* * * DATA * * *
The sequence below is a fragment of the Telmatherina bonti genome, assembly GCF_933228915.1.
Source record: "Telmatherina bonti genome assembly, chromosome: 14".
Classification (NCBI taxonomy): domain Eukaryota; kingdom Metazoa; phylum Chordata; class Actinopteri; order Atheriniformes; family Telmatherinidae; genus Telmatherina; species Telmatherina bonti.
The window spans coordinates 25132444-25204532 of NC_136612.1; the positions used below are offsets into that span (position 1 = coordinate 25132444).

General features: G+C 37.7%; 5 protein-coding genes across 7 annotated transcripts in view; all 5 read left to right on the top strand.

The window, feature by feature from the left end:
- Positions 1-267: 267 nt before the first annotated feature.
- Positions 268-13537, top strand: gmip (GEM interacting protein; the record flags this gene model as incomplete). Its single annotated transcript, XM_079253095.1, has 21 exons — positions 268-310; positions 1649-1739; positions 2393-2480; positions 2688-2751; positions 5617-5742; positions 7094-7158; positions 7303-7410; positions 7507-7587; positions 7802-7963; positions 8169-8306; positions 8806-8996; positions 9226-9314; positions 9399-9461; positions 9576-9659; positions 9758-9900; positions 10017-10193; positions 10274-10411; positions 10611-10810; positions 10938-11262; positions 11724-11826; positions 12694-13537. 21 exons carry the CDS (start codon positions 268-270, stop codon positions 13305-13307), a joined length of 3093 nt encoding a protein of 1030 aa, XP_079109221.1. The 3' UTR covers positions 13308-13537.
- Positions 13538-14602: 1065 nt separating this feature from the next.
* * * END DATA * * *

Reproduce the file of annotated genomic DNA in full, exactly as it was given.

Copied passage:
The sequence below is a fragment of the Telmatherina bonti genome, assembly GCF_933228915.1.
Source record: "Telmatherina bonti genome assembly, chromosome: 14".
Classification (NCBI taxonomy): domain Eukaryota; kingdom Metazoa; phylum Chordata; class Actinopteri; order Atheriniformes; family Telmatherinidae; genus Telmatherina; species Telmatherina bonti.
The window spans coordinates 25132444-25204532 of NC_136612.1; the positions used below are offsets into that span (position 1 = coordinate 25132444).

General features: G+C 37.7%; 5 protein-coding genes across 7 annotated transcripts in view; all 5 read left to right on the top strand.

The window, feature by feature from the left end:
- Positions 1-267: 267 nt before the first annotated feature.
- Positions 268-13537, top strand: gmip (GEM interacting protein; the record flags this gene model as incomplete). Its single annotated transcript, XM_079253095.1, has 21 exons — positions 268-310; positions 1649-1739; positions 2393-2480; positions 2688-2751; positions 5617-5742; positions 7094-7158; positions 7303-7410; positions 7507-7587; positions 7802-7963; positions 8169-8306; positions 8806-8996; positions 9226-9314; positions 9399-9461; positions 9576-9659; positions 9758-9900; positions 10017-10193; positions 10274-10411; positions 10611-10810; positions 10938-11262; positions 11724-11826; positions 12694-13537. 21 exons carry the CDS (start codon positions 268-270, stop codon positions 13305-13307), a joined length of 3093 nt encoding a protein of 1030 aa, XP_079109221.1. The 3' UTR covers positions 13308-13537.
- Positions 13538-14602: 1065 nt separating this feature from the next.